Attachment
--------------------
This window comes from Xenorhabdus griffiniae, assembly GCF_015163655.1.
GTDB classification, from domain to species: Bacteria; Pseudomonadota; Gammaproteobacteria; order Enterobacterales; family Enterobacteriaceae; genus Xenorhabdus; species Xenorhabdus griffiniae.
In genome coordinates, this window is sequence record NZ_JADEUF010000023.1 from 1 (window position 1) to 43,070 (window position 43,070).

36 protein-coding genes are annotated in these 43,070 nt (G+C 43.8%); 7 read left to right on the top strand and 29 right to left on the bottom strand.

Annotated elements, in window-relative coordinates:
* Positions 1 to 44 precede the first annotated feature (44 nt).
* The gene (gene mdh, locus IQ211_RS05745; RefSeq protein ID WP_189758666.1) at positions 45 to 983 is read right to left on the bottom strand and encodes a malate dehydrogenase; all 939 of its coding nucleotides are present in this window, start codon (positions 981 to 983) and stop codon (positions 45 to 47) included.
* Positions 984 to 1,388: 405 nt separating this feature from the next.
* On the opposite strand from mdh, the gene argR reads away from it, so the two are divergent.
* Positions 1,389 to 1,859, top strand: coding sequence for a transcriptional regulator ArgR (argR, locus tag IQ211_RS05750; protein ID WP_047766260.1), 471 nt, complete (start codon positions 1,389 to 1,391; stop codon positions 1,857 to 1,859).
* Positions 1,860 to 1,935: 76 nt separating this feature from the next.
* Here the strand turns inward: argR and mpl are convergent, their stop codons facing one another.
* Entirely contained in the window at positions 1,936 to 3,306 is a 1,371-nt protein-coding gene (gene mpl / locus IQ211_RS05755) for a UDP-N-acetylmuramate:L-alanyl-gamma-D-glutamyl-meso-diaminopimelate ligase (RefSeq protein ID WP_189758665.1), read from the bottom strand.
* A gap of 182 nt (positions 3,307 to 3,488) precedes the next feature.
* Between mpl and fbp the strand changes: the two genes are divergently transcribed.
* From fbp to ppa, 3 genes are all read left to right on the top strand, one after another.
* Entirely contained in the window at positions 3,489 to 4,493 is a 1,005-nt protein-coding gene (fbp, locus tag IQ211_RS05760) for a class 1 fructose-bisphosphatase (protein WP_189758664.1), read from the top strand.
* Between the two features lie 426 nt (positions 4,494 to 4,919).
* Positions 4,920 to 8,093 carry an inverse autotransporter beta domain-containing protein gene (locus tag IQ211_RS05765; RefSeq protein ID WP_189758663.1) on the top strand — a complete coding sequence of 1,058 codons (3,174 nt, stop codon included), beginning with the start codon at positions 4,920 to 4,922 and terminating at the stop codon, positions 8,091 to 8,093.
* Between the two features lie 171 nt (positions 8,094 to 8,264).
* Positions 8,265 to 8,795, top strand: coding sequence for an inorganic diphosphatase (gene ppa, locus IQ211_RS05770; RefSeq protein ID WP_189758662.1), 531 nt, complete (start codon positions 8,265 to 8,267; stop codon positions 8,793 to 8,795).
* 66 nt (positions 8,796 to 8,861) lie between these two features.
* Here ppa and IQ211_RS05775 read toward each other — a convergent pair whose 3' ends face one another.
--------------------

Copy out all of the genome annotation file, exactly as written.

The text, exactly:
This window comes from Xenorhabdus griffiniae, assembly GCF_015163655.1.
GTDB classification, from domain to species: Bacteria; Pseudomonadota; Gammaproteobacteria; order Enterobacterales; family Enterobacteriaceae; genus Xenorhabdus; species Xenorhabdus griffiniae.
In genome coordinates, this window is sequence record NZ_JADEUF010000023.1 from 1 (window position 1) to 43,070 (window position 43,070).

36 protein-coding genes are annotated in these 43,070 nt (G+C 43.8%); 7 read left to right on the top strand and 29 right to left on the bottom strand.

Annotated elements, in window-relative coordinates:
* Positions 1 to 44 precede the first annotated feature (44 nt).
* The gene (gene mdh, locus IQ211_RS05745; RefSeq protein ID WP_189758666.1) at positions 45 to 983 is read right to left on the bottom strand and encodes a malate dehydrogenase; all 939 of its coding nucleotides are present in this window, start codon (positions 981 to 983) and stop codon (positions 45 to 47) included.
* Positions 984 to 1,388: 405 nt separating this feature from the next.
* On the opposite strand from mdh, the gene argR reads away from it, so the two are divergent.
* Positions 1,389 to 1,859, top strand: coding sequence for a transcriptional regulator ArgR (argR, locus tag IQ211_RS05750; protein ID WP_047766260.1), 471 nt, complete (start codon positions 1,389 to 1,391; stop codon positions 1,857 to 1,859).
* Positions 1,860 to 1,935: 76 nt separating this feature from the next.
* Here the strand turns inward: argR and mpl are convergent, their stop codons facing one another.
* Entirely contained in the window at positions 1,936 to 3,306 is a 1,371-nt protein-coding gene (gene mpl / locus IQ211_RS05755) for a UDP-N-acetylmuramate:L-alanyl-gamma-D-glutamyl-meso-diaminopimelate ligase (RefSeq protein ID WP_189758665.1), read from the bottom strand.
* A gap of 182 nt (positions 3,307 to 3,488) precedes the next feature.
* Between mpl and fbp the strand changes: the two genes are divergently transcribed.
* From fbp to ppa, 3 genes are all read left to right on the top strand, one after another.
* Entirely contained in the window at positions 3,489 to 4,493 is a 1,005-nt protein-coding gene (fbp, locus tag IQ211_RS05760) for a class 1 fructose-bisphosphatase (protein WP_189758664.1), read from the top strand.
* Between the two features lie 426 nt (positions 4,494 to 4,919).
* Positions 4,920 to 8,093 carry an inverse autotransporter beta domain-containing protein gene (locus tag IQ211_RS05765; RefSeq protein ID WP_189758663.1) on the top strand — a complete coding sequence of 1,058 codons (3,174 nt, stop codon included), beginning with the start codon at positions 4,920 to 4,922 and terminating at the stop codon, positions 8,091 to 8,093.
* Between the two features lie 171 nt (positions 8,094 to 8,264).
* Positions 8,265 to 8,795, top strand: coding sequence for an inorganic diphosphatase (gene ppa, locus IQ211_RS05770; RefSeq protein ID WP_189758662.1), 531 nt, complete (start codon positions 8,265 to 8,267; stop codon positions 8,793 to 8,795).
* 66 nt (positions 8,796 to 8,861) lie between these two features.
* Here ppa and IQ211_RS05775 read toward each other — a convergent pair whose 3' ends face one another.